U.S. and British law enforcement officials announced charges against two notorious Russian hackers, accusing them of engaging in a decade-long crime spree that resulted in tens of millions of dollars in losses to victims around the world.
Maksim Yakubets, 32, and Igor Turashev, 37, were key figures in a Russian hacking group known as "Evil Corp," using malicious software to steal more than $100 million from hundreds of banks and financial institutions in more than 40 countries, officials said.
Yakubets and Turashev were indicted in the Western District of Pennsylvania on ten counts of conspiracy, computer hacking, wire fraud and bank fraud in connection with distributing the "Bugat" malware to steal banking credentials and other personal information from infected computers.
Yakubets, who went by the online moniker "aqua," was also charged in London with a long-running conspiracy to carry out widespread computer intrusions using the "Zeus" malware and stealing millions of dollars from banks in the United States and elsewhere.
"These two cases demonstrate our commitment to unmasking the perpetrators behind the world's most egregious cyberattacks," assistant attorney general Brian A. Benczkowski, said at a press conference at the Justice Department.
The U.S. Treasury Department announced sanctions against the hacking group.
"This coordinated action is intended to disrupt the massive phishing campaigns orchestrated by this Russian-based hacker group," said Steven Mnuchin, Secretary of the Treasury.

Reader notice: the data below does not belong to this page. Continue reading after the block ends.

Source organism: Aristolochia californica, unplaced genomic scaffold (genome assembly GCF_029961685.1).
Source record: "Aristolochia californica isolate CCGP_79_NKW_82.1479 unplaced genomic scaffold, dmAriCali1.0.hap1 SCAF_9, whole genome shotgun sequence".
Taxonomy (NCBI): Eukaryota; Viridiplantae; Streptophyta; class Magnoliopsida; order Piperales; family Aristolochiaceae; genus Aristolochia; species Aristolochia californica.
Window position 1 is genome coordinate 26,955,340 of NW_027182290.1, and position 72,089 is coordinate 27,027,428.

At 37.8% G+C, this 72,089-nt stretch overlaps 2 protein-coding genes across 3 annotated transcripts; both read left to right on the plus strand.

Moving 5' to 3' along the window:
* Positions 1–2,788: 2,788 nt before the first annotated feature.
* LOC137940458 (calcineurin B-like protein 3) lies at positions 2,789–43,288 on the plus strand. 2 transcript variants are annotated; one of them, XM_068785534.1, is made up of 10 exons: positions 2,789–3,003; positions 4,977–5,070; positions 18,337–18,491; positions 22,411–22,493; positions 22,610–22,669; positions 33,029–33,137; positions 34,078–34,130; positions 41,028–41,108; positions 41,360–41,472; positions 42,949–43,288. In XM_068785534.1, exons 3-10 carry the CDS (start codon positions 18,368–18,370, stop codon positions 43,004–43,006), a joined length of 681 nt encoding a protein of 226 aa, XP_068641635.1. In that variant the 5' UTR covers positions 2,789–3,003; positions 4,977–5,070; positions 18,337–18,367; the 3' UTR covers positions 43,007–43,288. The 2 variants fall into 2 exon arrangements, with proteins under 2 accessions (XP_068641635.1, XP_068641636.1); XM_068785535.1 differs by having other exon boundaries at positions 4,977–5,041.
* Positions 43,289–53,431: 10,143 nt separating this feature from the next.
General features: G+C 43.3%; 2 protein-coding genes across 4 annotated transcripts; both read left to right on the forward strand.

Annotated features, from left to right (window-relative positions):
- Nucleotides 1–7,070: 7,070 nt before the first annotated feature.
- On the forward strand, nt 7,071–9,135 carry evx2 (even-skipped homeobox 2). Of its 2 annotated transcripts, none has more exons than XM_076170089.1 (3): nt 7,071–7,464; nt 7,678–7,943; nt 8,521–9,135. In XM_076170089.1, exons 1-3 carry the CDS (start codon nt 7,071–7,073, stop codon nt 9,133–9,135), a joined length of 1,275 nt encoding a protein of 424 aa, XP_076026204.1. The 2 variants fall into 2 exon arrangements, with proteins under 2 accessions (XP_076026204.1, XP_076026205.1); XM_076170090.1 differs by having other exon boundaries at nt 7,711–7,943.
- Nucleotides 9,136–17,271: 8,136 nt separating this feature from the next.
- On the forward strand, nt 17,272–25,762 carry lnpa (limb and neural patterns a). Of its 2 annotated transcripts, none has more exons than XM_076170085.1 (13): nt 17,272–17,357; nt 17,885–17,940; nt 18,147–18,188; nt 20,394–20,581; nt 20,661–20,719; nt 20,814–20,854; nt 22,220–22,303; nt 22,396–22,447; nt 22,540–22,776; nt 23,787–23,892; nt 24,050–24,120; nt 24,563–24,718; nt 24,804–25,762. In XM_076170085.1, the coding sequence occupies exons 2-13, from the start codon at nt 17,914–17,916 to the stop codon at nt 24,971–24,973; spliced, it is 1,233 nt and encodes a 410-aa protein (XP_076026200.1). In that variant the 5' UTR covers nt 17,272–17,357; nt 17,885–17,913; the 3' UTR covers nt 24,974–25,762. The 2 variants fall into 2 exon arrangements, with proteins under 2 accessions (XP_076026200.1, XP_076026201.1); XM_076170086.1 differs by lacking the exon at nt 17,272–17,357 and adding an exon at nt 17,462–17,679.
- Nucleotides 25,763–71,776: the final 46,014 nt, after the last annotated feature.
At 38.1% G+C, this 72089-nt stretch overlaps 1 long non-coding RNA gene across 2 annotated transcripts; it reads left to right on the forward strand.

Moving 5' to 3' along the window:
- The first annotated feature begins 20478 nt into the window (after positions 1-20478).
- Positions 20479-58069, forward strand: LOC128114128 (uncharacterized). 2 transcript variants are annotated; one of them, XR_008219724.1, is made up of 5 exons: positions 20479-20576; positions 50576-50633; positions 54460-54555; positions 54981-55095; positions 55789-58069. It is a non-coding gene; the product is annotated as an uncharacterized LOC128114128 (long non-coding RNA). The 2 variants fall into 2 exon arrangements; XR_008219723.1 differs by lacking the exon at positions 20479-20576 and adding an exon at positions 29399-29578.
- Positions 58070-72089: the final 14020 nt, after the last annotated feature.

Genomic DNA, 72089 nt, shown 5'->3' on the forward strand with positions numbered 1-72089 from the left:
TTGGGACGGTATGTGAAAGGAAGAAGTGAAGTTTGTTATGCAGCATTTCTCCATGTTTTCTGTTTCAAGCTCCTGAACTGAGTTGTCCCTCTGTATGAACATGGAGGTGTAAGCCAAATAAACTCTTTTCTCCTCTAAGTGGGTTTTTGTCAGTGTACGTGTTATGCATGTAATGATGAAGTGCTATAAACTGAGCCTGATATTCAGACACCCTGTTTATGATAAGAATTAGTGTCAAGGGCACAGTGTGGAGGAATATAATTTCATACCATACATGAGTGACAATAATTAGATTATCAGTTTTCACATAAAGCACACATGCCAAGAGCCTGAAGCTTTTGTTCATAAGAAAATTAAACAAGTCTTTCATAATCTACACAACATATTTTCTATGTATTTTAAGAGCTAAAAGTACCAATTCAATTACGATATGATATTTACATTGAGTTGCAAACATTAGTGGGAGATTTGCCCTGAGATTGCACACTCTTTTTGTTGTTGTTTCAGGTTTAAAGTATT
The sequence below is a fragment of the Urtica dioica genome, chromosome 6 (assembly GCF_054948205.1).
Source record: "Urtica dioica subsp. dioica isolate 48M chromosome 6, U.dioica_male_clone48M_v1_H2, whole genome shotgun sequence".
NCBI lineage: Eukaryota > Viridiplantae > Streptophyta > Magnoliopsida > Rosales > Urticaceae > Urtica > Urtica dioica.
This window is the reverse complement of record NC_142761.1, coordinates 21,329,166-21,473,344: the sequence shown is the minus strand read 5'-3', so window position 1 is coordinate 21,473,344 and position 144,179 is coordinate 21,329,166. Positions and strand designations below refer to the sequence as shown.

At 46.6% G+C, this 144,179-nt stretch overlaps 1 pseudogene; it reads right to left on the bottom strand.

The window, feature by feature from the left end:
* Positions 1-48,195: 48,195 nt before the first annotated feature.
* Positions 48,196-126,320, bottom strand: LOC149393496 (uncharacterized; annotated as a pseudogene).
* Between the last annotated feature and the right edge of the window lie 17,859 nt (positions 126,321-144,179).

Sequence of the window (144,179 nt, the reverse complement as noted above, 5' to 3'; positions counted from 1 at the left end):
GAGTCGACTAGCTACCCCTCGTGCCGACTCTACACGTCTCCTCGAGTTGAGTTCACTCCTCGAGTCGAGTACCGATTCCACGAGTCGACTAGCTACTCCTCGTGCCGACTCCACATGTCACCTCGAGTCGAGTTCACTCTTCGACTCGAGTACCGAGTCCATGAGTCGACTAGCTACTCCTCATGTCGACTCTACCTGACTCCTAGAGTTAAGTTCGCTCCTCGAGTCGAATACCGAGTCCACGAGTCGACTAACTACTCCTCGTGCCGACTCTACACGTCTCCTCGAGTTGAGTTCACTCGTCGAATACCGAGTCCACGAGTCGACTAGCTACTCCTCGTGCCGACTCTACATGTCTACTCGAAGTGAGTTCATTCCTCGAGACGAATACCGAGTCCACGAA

Bugat, also known as Cridex and Dridex, was designed to "defeat" antivirus software and other protective measures deployed by victim computers, according to a 10-count grand jury indictment returned in the Western District of Pennsylvania.
The indictment alleges that Yakubets and Turashev used stolen banking credentials to make unauthorized money transfers from victim accounts using "money mules" to move the funds overseas. Their victims included two banks, a school district and four companies, including a petroleum business and a firearm manufacturer. Yakubets is identified in the indictment as the leader of the Bugat conspiracy.
Both men remain at large.
The U.S. State Department announced a reward of up to $5 million for information leading to the arrest and conviction of Yakubets.
"Combating cybercrime remains a top national security priority for the United States," said James Walsh, a senior State Department official.
Rob Jones, a senior official with Britain's National Crime Agency, said at the press conference that law enforcement had been on the trails of Yakubets and Turashev for years.
"I'm pleased to see the real world identity of Yakubets and his associate Turashev revealed," Jones said.
He said the two men have been responsible for "losses and attempted losses" of hundreds of millions of dollars.
"This is not a victimless crime, those losses were once people's life savings, now emptied from their bank accounts," Jones said.